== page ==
The current Lighthouse Cafe looks more like a bomb-shelter than a place of refreshment when compared to the elaborate two-storey structure (adorned with its own ship's figurehead) that once stood here, but it is still an amenity very much appreciated by those who use the pier. Unfortunately, it doesn't look as if the café itself will open for the 2010 summer season (but check later comments for any updates) although the separate toilet facilities are still in use.
The proper name for the lighthouse behind the cafe is the "Prince of Wales Pier Light" (see the Prince of Wales Pier Lighthouse from the Admiralty Pier photo). It was built in 1902 and is a 46 feet high stone tower with a very quick flashing green light, ie 100+ flashes per minute. Operator: Dover Harbour Board. (1)
The height of the focal plane is given as 46 feet, but as this is the same height as the tower it is more likely to be c. 43 feet. ARLHS ENG-214; Admiralty A0902; NGA 1268 (1) (2)
Halfway down on the right is the Admiralty Pier of the Western Docks. This is where Dover's Cruise Terminal is located and the walkways around the Prince of Wales Pier cafe and lighthouse are where I've taken the majority of my cruise ship photos from.
The seaward end of the Admiralty Pier is indicated by the top of the Admiralty Pier Light above the cafe roof. Interestingly, the weather vanes of the two lighthouses are pointing in completely opposite directions!.
The Prince of Wales Pier divides Dover Harbour into the smaller Inner Harbour (ex-Commercial Harbour) to the right and the larger Outer Harbour (ex-Admiralty Harbour) out-of-shot to the left. Part of the Western Entrance (and English Channel beyond) is visible on the left of the photo.
This Dover Harbour photo was taken at 7.28 pm on Thursday, 27th of May, 2010.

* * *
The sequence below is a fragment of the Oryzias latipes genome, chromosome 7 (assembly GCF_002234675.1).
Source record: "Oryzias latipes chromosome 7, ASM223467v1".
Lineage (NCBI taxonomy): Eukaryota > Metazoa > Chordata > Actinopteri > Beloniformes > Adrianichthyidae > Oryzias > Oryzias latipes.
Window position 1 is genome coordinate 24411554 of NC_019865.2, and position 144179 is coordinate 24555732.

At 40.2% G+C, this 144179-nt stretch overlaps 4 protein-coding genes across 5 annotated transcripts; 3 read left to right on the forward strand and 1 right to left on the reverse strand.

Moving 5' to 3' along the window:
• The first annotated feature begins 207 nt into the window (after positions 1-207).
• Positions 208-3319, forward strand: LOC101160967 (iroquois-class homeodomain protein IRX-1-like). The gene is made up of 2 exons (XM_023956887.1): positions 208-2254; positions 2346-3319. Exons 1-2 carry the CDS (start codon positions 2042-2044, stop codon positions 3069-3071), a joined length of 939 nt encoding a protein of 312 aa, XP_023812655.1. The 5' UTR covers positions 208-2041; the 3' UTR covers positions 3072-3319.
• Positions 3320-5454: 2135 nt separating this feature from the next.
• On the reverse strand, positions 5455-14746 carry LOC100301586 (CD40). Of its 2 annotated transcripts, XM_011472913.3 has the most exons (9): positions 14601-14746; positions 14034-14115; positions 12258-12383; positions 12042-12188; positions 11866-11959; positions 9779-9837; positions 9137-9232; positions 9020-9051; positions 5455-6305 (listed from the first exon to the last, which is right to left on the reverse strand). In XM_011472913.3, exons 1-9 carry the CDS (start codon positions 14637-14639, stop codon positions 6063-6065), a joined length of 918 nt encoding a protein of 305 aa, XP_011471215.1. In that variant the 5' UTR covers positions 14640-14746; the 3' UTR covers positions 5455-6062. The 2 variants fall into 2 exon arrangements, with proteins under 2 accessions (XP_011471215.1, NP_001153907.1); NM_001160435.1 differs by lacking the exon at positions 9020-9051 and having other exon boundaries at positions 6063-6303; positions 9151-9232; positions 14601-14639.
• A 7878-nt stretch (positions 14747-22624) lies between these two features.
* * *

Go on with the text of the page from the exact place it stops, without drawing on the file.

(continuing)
An article in the Illustrated London News of July 22,1893 described the proposals for constructing the Prince of Wales Pier, extending the Admiralty Pier, and 'moving' the Granville Clock Tower:
The scheme of the Dover Harbour Board, for the accommodation of commercial shipping east of the Admiralty Pier, is being carried into execution by Messrs. Coode, Son, and Matthews, engineers, successors to the late Sir John Coode, by whom the works were designed. There will be a new pier, starting from an open iron viaduct. 1260 ft. long, forming an agreeable marine promenade, which will be approached from the esplanade near the Granville Clock-tower. This involves the removal and rebuilding of the clock-tower. The solid pier, at the end of the iron viaduct, will be of concrete blocks faced with granite, equal in height to the Admiralty Pier, and 1500 ft. in length; its direction at first will be south-easterly, but its outer portion will curve to the south-south-west, approaching the end of the Admiralty Pier, to which an extension of 580 ft. will be added. (3)
The Prince of Wales Pier was named after Edward VII who, when Prince of Wales, laid the foundation stone in 1892. The Prince of Wales Pier was opened in 1902. The pier had a stone outer end with shipping berths connecting to land by a cast iron section. In 1905 a railway track was laid along the pier to connect with the berths. These berths were capable of accommodating some of the largest ships then afloat as they had a depth of 40 feet even at low tide. Liners of Norddeutscher Lloyd and the Hamburg America Line called here for a short period 1903-1906. (4)
Click to see the Dover Breakwater West End Light and all Lighthouse photos.
(1) Lighthouse Depot entry for Prince of Wales Pier Light
(2) Lighthouses of Southeastern England
(3) The new Harbour works at Dover
(4) Dover Prince of Wales Pier
John Latter / Jorolat
Dover Blog: The Psychology of a Small Town
This is the Images of Dover website: click on any red or blue "John Latter" link to access the Entry Page.
A 2012 photo:
Prince of Wales Pier Commemoration Obelisk at Sunset, Dover Harbour
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Photo taken in Dover, Kent, UK
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